Perhaps it would have helped if she had had someone to guide her?
“I have never believed in secretaries or so-called artist-managers. They all eventually turn producers because they become blackmailers. They know how much of your money is black and white. They enter your home and you lose your privacy. You can’t even make eyes at other men! Then they have access to your bedroom too… I may have lost out on a lot of money due to the lack of a smart secretary but I don’t care!”
Heroine or not, fact remains that nobody could really take away from her, her well deserved glory. Nadira has gone down in the history of cinema as one of the best actresses ever…
“I can’t sit here and praise my own acting capabilities but I guess my awards and trophies speak for themselves,” she replied modestly. “I have a huge collection of trophies which have been stored in the attic because my living room is reserved for my books. I have a fantastic library, which is my trousseau. I guess even at this age, I’m waiting for a man to marry me for my books,” she quipped.
Friendship offers solace in times of need. Something that our present lot of stars sorely lack. How was the scenario in her time?
We were like one big happy family,” she revealed. “But of course, only a few films were made per year, while today there are scores of films being churned out. Today stars take on more than they can handle, which is not at all professional. Very frankly, I never really had any film friends except for Shammi (actress). In spite of our busy schedules, we would still meet every day, even if it was for just a few minutes. I’ve had friends from all walks of life and my best friends somehow have all been big officers and bureaucrats. They have never treated me as an actress and I have never been affected by their big posts. Some friends have passed away and the rest, I have never lost. I know they’ll do everything for me probably because I don’t ask for anything.”
One alarming tendency most old-timers seem to share is a general dependence on alcohol. Is loneliness to blame?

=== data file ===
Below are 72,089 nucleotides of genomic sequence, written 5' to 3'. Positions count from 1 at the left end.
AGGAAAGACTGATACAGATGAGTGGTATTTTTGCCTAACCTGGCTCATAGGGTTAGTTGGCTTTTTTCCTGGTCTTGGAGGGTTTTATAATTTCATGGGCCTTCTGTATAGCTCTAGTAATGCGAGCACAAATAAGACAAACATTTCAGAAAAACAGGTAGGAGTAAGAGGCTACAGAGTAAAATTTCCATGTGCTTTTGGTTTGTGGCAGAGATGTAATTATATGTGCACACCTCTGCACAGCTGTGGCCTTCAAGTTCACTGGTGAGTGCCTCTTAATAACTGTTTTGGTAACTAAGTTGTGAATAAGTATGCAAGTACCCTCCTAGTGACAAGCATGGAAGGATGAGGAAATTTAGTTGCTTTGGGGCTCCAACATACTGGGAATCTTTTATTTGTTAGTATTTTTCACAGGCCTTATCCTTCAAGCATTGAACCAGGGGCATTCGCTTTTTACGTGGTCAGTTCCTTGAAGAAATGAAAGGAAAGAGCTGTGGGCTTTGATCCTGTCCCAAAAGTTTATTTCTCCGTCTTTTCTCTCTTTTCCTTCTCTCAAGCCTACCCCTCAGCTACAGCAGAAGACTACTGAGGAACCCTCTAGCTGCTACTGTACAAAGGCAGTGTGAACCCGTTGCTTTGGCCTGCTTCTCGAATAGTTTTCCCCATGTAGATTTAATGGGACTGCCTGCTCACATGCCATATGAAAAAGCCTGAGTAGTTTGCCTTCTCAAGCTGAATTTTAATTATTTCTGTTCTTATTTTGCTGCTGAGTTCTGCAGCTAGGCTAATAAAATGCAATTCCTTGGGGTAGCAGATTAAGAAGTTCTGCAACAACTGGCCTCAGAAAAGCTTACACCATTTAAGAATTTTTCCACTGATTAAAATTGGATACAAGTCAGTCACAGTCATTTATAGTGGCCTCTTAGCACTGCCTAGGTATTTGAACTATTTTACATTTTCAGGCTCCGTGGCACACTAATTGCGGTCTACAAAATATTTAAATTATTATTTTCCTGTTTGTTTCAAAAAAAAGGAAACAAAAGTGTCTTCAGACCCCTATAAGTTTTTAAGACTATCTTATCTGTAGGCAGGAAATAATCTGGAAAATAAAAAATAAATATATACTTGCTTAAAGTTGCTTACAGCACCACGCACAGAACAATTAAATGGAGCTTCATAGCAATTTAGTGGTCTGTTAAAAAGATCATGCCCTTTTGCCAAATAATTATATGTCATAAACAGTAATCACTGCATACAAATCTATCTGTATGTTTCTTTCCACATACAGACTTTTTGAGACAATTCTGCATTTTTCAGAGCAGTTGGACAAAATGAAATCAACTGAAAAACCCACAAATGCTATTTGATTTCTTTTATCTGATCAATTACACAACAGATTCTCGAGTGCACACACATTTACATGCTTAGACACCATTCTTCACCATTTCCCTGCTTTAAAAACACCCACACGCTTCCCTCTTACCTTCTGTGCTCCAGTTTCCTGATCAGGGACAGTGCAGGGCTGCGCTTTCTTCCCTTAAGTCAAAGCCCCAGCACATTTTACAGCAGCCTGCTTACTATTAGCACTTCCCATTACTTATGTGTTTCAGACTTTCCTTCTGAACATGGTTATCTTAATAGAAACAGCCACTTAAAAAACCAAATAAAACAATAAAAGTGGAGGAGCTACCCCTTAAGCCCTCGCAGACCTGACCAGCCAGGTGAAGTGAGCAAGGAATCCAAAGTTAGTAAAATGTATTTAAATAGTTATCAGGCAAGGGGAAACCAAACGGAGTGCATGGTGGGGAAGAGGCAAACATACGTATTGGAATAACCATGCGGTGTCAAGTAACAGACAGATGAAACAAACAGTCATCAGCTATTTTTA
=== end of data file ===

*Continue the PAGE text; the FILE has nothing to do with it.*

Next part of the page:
“Yes, I do drink but it’s not a habit with me. When I return home very tired, I have a drink to relax, that’s all! My drinking has never interfered with my work. I never reach the studios with a hangover and nobody has ever seen me drinking in the vicinity of a studio. I don’t even drink with my colleagues except for the one time I had a drink with Raj Kapoor. Nargis too was present that day. But he insulted me so badly after downing a few drinks, I swore never to drink with him again.”
Perhaps marriage would have provided her with that much needed companionship…
“I have never really loved the men – I just married them. Everyone knows that I’ve had disastrous marriages. I guess I wasn’t lucky enough to find the right person. I am quite unlucky in love. I know for certain that had I met the right person, I would have been a good wife and a great mother. I’m totally against the idea of being married and having a career at the same time, simply because you cannot have two careers at the same time. Marriage is a full-time career. And God help you if you end up marrying someone from your own profession! There are bound to be ego clashes. It’s the most colossal mistake you can ever make.”
“Not really. I’m extremely grateful to God for every thing he has given me. At times I cry because I am very lonely but then I guess you can’t get everything in life. I suffer from insomnia so I have more hours to kill than other people. Since there is no-one to really talk to me, I listen to music, knit and read to pass my time, when I’m not working. The only thing I ask God is to keep me fit enough to work, till I’m alive. I don’t ever want to be dependent on anyone in my life!”
“In search of the silly word ‘happiness’ I have made a lot of mistakes,” she continued. “Many have deceived me, many have hurt me. But I am not a sad person. I still have plenty of space in my heart for love. Right from the watchman, to the lift boy, to the oldest man in my building, I am mummy to everyone! They are my children!”
And so she loves and lives… (Nadira interviewed by Purnima Lamchhane in 1999).